Referring to FIGS. 3 and 4, the insertion tip 32 is shown having a plurality of pleats 34 which can radially open such that the insertion tip 32 has a diameter which is approximately equal to or larger than the diameter of the outer tube 20. The term "pleat" as used herein refers to material which is folded upon itself, for example, by doubling the material upon itself and then pressing it into place. A representative view of a pleat 34 is depicted in FIG. 4. Either an even or an odd number of pleats 34 can be present and the pleats 34 can be equally spaced apart or they can be uniformly or randomly arranged. For ease of manufacturing, it is preferred that the pleats 34 be equally spaced relative to one another. Each pleat 34 is formed by doubling the material upon itself and then pressing or adhering the material into place. Although eight equally spaced apart pleats 34 are shown in FIG. 3, it is possible to utilize various numbers of pleats 34. The number of pleats 34 can vary from between three to about thirty-two pleats, preferably between five to sixteen pleats, and most preferably, eight pleats.

Referring again to FIGS. 1 and 2, the outer tube 20 can have a fingergrip ring 38 located approximate the second end 30. The fingergrip ring 38 can be integrally formed from the material from which the outer tube 20 is constructed or it can be a separate member which is secured in place by an adhesive or some other type of attachment mechanism. The fingergrip ring 38 functions to provide a means for the user to grip the outer tube 20 and hold it between her thumb and middle finger. The user can then position her forefinger on the free end of the inner tube 22 and orient the outer tube 20 relative to her vagina while she pushes the inner tube 22 into the outer tube 20.

The inner tube 22 can have an inwardly directed flange 40 formed at its forward end which provides an enlarged surface for contacting the rear end of the tampon 12. The inner tube 22 can also have a radial, outwardly extending ring 42 formed adjacent to the outer or free end of the inner tube 22 which provides an enlarged surface onto which the user's forefinger can rest. The ring 42 thereby functions as a seat for the forefinger and facilitates movement of the inner tube 22 into the outer tube 20.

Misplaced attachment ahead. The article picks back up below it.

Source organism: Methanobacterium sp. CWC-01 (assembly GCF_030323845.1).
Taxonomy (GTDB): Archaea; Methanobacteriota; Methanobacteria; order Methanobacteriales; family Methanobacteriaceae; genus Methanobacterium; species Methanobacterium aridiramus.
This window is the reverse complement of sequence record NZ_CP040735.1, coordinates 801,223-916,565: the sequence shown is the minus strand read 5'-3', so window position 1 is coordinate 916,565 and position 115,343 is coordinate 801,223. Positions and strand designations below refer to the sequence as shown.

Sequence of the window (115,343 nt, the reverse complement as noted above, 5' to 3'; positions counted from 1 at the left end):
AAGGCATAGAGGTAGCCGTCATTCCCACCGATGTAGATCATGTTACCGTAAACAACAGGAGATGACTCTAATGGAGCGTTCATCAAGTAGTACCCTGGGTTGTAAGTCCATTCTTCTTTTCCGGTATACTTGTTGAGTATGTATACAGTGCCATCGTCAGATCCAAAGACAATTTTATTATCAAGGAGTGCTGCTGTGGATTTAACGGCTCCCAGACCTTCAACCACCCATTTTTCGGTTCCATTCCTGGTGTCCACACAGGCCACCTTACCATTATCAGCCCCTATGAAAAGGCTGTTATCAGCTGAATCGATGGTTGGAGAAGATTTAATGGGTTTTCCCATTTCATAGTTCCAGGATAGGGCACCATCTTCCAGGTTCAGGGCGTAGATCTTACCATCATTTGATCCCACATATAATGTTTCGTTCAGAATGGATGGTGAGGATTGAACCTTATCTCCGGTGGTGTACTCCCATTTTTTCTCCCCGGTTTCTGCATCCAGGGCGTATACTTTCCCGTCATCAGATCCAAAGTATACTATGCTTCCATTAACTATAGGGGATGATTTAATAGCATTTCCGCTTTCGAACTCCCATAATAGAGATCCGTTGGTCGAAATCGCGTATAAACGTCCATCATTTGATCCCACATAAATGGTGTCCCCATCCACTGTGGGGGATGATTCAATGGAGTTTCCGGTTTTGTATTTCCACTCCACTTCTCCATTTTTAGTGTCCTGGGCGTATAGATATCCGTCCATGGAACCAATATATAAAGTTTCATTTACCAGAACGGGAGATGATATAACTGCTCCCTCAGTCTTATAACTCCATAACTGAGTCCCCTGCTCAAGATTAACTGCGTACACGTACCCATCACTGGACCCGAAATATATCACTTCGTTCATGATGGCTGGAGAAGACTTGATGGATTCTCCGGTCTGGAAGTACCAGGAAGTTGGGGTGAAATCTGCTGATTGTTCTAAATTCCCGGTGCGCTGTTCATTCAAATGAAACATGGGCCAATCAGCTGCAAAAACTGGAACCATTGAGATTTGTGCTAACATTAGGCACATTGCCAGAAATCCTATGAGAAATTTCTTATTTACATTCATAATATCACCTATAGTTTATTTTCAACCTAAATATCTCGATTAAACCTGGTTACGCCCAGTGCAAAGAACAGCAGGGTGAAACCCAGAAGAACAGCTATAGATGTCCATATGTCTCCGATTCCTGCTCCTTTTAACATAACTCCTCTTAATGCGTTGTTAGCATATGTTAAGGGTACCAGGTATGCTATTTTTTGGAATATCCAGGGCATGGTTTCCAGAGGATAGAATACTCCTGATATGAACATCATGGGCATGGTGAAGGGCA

The inner tube 22 functions by being telescopically movable relative to the outer tube 20. As the inner tube 22 is pushed into the outer tube 20, the tampon 12 is forced forward against the pleats 34. The contact by the tampon 12 causes the pleats 34 to radially open to a diameter which is sufficient to allow the tampon 12 to be expelled from the outer tube 20. With the tampon 12 properly positioned in the woman's vagina, the tampon applicator 10 is withdrawn and properly discarded.

APPARATUS

The outer tube 20 can have the insertion tip 32 formed into the desired semi-spherical configuration with the central aperture 36 by using the apparatus described below.

Referring to FIGS. 5 and 6, the outer tube 20 is shown before the insertion tip 32 is formed. At this stage, the outer tube 20 has an essentially constant inside diameter and the wall 24 has a constant thickness.

Referring to FIGS. 7 and 8, a first punch 44 is shown having a tubular section 46 which is sized and configured to receive the outer tube 20. In other words, the outer tube 20 must be able to slide onto the tubular section 46 with only a small amount of clearance therebetween. The first punch 44 has a tip 48. The tip 48 can be smooth or void of any grooves as shown in FIG. 7. Alternatively, the first punch 44' can have a configured tip 48 with a plurality of elongated grooves 50 formed therein, as is depicted in FIG. 8. When the grooves 50 are present, there should be at least four grooves 50, preferably between eight to twelve grooves 50, with eight grooves 50 being most preferred. The purpose of the grooves 50 will be explained shortly.